From Library Journal
Published in 1986, the year of his death, this is the last play from Weiss, best known for the 1960s plays Marat/Sade and The Investigation. It is also the playwright's second attempt to adapt Franz Kafka's The Trial to the stage. His first attempt, in 1975, failed because it adhered too closely to the novel. This version integrates a lifelong dialog with Kafka's work into a new play that uses only the names, some settings, and an occasional mood from Kafka. It develops Weiss's themes of capitalist oppression, violence, and self-destruction in a contemporary claustrophobic world that Kafka would recognize. While not a masterpiece, this is a major modern work of political and social drama that experiments in surrealism and expressionism. This text also contains a substantial preface, a chronology, some notes on the use of Kafka in the play, Weiss's notes on the play and its characters, and an interview with the playwright. The New Trial was performed as part of a conference on Weiss at Duke University, and the text ends with an essay by its director. Recommended for academic and theater collections. Thomas E. Luddy, Salem State Coll., MA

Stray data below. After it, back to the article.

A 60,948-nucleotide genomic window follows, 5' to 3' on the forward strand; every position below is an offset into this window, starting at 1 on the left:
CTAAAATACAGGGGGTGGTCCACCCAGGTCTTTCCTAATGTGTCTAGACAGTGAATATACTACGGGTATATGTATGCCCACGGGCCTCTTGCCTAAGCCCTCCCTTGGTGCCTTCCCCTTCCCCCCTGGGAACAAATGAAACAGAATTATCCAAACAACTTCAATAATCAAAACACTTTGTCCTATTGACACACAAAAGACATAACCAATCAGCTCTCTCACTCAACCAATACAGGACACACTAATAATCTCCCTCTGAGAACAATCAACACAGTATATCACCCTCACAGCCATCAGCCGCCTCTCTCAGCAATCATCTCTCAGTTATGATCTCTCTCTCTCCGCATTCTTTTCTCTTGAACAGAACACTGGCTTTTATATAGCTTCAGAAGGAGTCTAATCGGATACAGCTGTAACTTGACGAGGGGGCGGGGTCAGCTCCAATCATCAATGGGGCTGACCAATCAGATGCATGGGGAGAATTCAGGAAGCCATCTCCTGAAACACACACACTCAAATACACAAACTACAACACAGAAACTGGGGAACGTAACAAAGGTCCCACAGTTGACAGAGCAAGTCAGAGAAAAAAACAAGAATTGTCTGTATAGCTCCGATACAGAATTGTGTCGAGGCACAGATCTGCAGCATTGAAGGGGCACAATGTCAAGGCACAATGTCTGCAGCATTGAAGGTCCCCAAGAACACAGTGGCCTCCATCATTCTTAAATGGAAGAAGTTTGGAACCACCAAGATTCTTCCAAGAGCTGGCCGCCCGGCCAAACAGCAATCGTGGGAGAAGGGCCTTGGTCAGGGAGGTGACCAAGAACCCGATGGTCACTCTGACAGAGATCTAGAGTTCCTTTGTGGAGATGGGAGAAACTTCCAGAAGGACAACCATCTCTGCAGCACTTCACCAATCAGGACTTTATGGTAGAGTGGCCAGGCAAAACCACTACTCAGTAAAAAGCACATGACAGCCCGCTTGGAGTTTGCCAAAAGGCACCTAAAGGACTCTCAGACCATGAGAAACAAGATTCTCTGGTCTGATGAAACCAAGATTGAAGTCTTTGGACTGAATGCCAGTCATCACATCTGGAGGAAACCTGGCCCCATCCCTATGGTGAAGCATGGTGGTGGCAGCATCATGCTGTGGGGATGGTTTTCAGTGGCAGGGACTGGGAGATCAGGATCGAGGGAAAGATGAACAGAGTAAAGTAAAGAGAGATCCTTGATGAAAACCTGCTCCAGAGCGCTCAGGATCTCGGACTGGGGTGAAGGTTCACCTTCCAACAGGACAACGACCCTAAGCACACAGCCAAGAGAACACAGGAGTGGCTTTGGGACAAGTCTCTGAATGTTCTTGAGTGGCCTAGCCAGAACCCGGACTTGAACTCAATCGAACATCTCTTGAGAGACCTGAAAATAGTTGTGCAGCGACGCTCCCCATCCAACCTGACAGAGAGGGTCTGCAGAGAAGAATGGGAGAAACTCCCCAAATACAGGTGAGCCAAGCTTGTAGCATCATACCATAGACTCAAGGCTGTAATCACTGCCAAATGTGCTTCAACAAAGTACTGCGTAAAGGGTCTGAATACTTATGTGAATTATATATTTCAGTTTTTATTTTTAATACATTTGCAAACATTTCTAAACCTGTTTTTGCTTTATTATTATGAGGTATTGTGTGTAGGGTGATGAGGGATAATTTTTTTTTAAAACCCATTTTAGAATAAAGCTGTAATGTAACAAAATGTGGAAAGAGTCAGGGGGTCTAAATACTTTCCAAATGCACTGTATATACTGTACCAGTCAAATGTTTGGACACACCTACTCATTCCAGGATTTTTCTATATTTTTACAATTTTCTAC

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""The New Trial "depicts the loss of art's value with sardonic humor. . . . The volume includes an informative introduction by James Rolleston and Kai Evers, who have come up with a smooth translation of the play. An interview with Weiss and his wife, Gunilla Palmstierna-Weiss, is helpful, as is an intriguing essay by the director of the script's American premiere at Duke University in 1998. . . . Thankfully, "The New Trial" proffers a clear and compelling statement of Weiss's last thoughts on the powerless power of art in an age of global conglomerates." --Bill Marx, "WBUR Theater Reviews"